Anxiety shakes global markets
Officials trying to allay fears over US credit, European debt crisis
Government leaders around the world scrambled yesterday to head off a spreading European debt crisis that, paired with last week’s unprecedented downgrade of the US credit rating, threatened already wavering investor confidence and global financial stability.
Anxiety about the US and international economies intensified over the weekend after rating agency Standard & Poor’s on Friday night lowered the US credit rating to AA+ from AAA, heightening concerns about the nation’s mountainous debt and political inability to control it.
US stock futures fell sharply in Asian trading, an indication of another sell-off when US markets open this morning. Japan’s Nikkei 225 stock average was down 1.3 percent in midday trading, adding to last week’s 5.4 percent slump, the worst since the March 11 earthquake. Australia’s S&P/ASX 200 index slid 1.8 percent, South Korea’s Kospi index dropped 2.9 percent, and Hong Kong’s Hang Seng index tumbled nearly 4 percent.
Alan Greenspan, former Federal Reserve chairman, said yesterday that he did not think global fears would force the US economy into another recession, but predicted stocks would continue their decline, despite statements by an S&P official that the drop in credit rating would have little impact.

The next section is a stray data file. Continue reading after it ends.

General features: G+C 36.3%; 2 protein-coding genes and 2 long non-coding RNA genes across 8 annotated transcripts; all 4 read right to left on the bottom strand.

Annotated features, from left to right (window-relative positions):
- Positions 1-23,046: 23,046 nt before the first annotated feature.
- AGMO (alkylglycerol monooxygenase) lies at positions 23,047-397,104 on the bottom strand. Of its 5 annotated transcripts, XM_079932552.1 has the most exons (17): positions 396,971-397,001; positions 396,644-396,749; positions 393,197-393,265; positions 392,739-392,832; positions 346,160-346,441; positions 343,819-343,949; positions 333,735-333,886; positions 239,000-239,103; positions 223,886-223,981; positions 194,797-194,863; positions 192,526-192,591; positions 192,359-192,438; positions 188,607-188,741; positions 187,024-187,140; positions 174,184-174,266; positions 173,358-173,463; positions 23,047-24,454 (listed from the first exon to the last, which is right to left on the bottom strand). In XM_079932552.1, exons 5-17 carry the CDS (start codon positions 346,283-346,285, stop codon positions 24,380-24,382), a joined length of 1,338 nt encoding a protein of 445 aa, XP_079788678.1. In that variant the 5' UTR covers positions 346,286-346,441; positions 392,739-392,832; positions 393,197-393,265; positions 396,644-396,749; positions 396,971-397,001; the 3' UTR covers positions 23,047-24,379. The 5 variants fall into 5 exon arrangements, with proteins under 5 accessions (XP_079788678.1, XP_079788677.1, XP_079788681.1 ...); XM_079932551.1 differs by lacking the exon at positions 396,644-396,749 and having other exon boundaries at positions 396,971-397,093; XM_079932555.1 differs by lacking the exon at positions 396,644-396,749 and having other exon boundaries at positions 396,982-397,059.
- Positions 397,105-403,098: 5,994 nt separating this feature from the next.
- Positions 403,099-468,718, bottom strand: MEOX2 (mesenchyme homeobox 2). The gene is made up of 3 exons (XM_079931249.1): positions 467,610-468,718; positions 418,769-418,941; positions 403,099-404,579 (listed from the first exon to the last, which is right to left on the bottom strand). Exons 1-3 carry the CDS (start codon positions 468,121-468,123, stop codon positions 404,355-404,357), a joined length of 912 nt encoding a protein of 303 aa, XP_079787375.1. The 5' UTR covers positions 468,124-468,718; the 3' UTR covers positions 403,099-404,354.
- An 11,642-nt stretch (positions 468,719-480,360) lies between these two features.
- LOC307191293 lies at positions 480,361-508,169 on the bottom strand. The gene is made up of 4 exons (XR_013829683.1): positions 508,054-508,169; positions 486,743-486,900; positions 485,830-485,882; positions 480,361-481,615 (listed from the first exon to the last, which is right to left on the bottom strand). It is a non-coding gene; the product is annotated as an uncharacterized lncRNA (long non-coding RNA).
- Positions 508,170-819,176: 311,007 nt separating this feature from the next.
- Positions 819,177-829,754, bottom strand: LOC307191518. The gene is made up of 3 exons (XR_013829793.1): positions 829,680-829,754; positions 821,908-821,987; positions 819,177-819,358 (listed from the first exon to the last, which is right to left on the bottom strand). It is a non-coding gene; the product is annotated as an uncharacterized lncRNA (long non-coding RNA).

“Considering the momentum in which the market went down over the last week, it is very unlikely, if history is any guide, that this isn’t going to take a while to bottom out,’’ Greenspan said on NBC’s “Meet the Press.’’ “So the initial reaction in my judgment is going to be negative.’’
Financial markets around the world were hit by panic selling last week over concerns about a stalling US economy and European debt. The European Central Bank’s governing council signaled yesterday that it would buy Spanish and Italian government bonds, as a way to drive down borrowing rates that otherwise might rise rapidly and drive them into default.
Finance ministers and central bankers from the Group of Seven, an organization of leading industrialized nations, including the United States, held hastily arranged conference calls yesterday and issued a statement pledging to take “all necessary measures to support financial stability and growth’’ in an effort to bolster confidence.